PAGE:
Tweeting – how to make your twitter profile sing

Twitter was not initial designed as a social media platform. It was created to be used by individuals as an SMS type service for a small group at the pod-casting company Odeo. No-one could have guessed how a limited 140 character message limit (Now 280 since November 2017) could have grown into the communications behemoth that it has become today. Despite its limitations, there are several things that you can do to make sure that your short message is communicated effectively.

Choose a good username

The first thing you do when you create your Twitter account is to choose your username. Hopefully your business name is available, if not you’ll need to choose something that makes sense to your followers. For example, if @TheCybermill wasn’t available we might have chosen @cybermillwebsites or @cybermillwebdesign

Have a plan

Having a social media plan or set of guidelines is a great idea. If there is more than one person working on the account they all know what they should be doing, keeping things consistent and on brand.

Makes sure your twitter profile is complete

Make sure you fill in your twitter profile as completely as you can. Enter a brief description and include some relevant hashtags within this. Make sure you enter the location of your business and the web address.

Brand your page

Keeping your brand consistent across all social networks is important, people need to be able to easily recognise your Twitter account as yours. Within Twitter you can set a header photo and a profile picture. Choose a relevant header image and use your company logo as your profile picture. You could even set the theme colour to one the suites your branding for example we use the orange theme.

Tweet daily

Tweeting at least once a day keeps your name out there, just tweeting a couple of times a month or lots at once and then nothing for a while isn’t going to do you any good. If you Tweet more than once a day, 3 time a day is a good number to aim for. When tweeting try to stay interesting and not too tweet so often that it becomes annoying, as you may see that you lose some followers.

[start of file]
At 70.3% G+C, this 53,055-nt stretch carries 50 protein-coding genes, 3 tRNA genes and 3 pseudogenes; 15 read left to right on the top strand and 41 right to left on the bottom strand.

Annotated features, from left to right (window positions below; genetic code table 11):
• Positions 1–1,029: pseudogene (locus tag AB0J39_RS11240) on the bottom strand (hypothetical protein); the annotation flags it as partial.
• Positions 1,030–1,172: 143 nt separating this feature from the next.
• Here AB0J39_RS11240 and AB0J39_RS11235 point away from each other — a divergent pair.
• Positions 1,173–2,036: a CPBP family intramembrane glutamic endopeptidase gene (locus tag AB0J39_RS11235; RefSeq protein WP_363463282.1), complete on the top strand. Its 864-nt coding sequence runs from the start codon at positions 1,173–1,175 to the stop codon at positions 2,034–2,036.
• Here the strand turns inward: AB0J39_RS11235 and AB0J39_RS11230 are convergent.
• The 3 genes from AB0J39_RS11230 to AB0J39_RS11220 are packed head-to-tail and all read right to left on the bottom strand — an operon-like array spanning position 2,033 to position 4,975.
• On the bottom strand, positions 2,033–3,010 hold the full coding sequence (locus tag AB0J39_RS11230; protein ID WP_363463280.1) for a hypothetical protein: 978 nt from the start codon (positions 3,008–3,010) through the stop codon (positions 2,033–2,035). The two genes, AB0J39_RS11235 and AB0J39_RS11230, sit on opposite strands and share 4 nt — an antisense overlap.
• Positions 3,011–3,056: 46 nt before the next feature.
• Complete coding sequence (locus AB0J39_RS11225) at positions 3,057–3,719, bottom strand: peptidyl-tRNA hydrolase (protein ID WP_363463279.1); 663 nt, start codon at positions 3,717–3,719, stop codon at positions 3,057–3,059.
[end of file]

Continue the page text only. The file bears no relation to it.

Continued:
Tweet about other things

Remember to tweet about other things other than your own company, perhaps things that are happening in the industry, some great service you’ve had from another company, topics of the day.

Keep an eye on your competitors

Take a look at what your competitors are tweeting about, the engagement they get for certain tweets and which hashtags they are using.

Use less than 260 characters.

In November 2017 Twitter updated their character limit from 140 characters to 280, but remember you need to leave a little bit of room so others can retweet your post quickly without having to edit the tweet.

Add images to your tweets

It’s an old saying an image is worth a thousand words and its true, and when your limited to 120 characters you should definitely use an image to help express or illustrate what you are saying. Images also help catch the eye and will help your tweet stand out.

Use twitter analytics.

Using some form of analytics will help you see the engagement your tweets are getting and by this I mean the retweets, likes and click throughs your tweets are receiving.  You’ll then be able to see the times of day, hashtags and types of tweets that are working for you and use this information going forward.

Review your followers regularly.

There are tweeters out there who follow you just to get a re-follow, then once you are following them they stop following you. So every so often it’s probably best to have a look through your followers and have a bit of a clear out. If there not following you or are not relevant its time to unfollow them.

Ask questions & reply to comments

As I’ve mentioned before in this social media series, social media is a great place to ask questions, it give you useful insights into your customer base and helps build relationships with your customers. Always make sure you reply to comments, no-one likes feeling ignored and it can make your page look out of date.